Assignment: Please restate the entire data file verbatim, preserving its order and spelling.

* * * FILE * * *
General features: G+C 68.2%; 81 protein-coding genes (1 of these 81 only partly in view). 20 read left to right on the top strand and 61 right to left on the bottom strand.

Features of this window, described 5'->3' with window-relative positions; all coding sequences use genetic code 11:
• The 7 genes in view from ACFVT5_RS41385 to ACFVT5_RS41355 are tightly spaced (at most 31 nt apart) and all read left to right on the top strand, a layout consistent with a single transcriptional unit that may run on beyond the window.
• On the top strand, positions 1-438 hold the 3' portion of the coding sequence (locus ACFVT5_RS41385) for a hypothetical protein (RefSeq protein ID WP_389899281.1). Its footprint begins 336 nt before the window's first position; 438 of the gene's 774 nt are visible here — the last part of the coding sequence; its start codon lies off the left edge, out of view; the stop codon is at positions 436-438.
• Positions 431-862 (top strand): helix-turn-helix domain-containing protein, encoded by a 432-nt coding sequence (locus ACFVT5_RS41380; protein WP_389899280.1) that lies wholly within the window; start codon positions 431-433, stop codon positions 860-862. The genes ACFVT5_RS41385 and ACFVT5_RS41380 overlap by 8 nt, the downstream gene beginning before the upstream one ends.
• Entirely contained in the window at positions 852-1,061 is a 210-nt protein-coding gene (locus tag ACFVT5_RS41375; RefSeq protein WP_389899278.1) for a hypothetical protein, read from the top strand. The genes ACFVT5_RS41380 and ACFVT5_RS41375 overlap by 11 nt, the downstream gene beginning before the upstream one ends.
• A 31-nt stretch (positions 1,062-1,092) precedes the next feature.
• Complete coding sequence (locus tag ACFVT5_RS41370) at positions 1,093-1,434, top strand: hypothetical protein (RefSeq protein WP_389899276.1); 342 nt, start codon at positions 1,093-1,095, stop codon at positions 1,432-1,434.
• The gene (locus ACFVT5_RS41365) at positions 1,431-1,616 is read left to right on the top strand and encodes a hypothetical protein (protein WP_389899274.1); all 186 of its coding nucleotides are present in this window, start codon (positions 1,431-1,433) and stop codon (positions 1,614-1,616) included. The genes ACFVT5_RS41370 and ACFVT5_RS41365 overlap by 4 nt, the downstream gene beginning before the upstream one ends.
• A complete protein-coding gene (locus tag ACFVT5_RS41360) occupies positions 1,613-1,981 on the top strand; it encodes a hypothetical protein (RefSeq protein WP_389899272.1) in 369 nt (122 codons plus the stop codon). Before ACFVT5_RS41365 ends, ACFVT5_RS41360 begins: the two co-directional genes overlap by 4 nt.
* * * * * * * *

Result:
General features: G+C 68.2%; 81 protein-coding genes (1 of these 81 only partly in view). 20 read left to right on the top strand and 61 right to left on the bottom strand.

Features of this window, described 5'->3' with window-relative positions; all coding sequences use genetic code 11:
• The 7 genes in view from ACFVT5_RS41385 to ACFVT5_RS41355 are tightly spaced (at most 31 nt apart) and all read left to right on the top strand, a layout consistent with a single transcriptional unit that may run on beyond the window.
• On the top strand, positions 1-438 hold the 3' portion of the coding sequence (locus ACFVT5_RS41385) for a hypothetical protein (RefSeq protein ID WP_389899281.1). Its footprint begins 336 nt before the window's first position; 438 of the gene's 774 nt are visible here — the last part of the coding sequence; its start codon lies off the left edge, out of view; the stop codon is at positions 436-438.
• Positions 431-862 (top strand): helix-turn-helix domain-containing protein, encoded by a 432-nt coding sequence (locus ACFVT5_RS41380; protein WP_389899280.1) that lies wholly within the window; start codon positions 431-433, stop codon positions 860-862. The genes ACFVT5_RS41385 and ACFVT5_RS41380 overlap by 8 nt, the downstream gene beginning before the upstream one ends.
• Entirely contained in the window at positions 852-1,061 is a 210-nt protein-coding gene (locus tag ACFVT5_RS41375; RefSeq protein WP_389899278.1) for a hypothetical protein, read from the top strand. The genes ACFVT5_RS41380 and ACFVT5_RS41375 overlap by 11 nt, the downstream gene beginning before the upstream one ends.
• A 31-nt stretch (positions 1,062-1,092) precedes the next feature.
• Complete coding sequence (locus tag ACFVT5_RS41370) at positions 1,093-1,434, top strand: hypothetical protein (RefSeq protein WP_389899276.1); 342 nt, start codon at positions 1,093-1,095, stop codon at positions 1,432-1,434.
• The gene (locus ACFVT5_RS41365) at positions 1,431-1,616 is read left to right on the top strand and encodes a hypothetical protein (protein WP_389899274.1); all 186 of its coding nucleotides are present in this window, start codon (positions 1,431-1,433) and stop codon (positions 1,614-1,616) included. The genes ACFVT5_RS41370 and ACFVT5_RS41365 overlap by 4 nt, the downstream gene beginning before the upstream one ends.
• A complete protein-coding gene (locus tag ACFVT5_RS41360) occupies positions 1,613-1,981 on the top strand; it encodes a hypothetical protein (RefSeq protein WP_389899272.1) in 369 nt (122 codons plus the stop codon). Before ACFVT5_RS41365 ends, ACFVT5_RS41360 begins: the two co-directional genes overlap by 4 nt.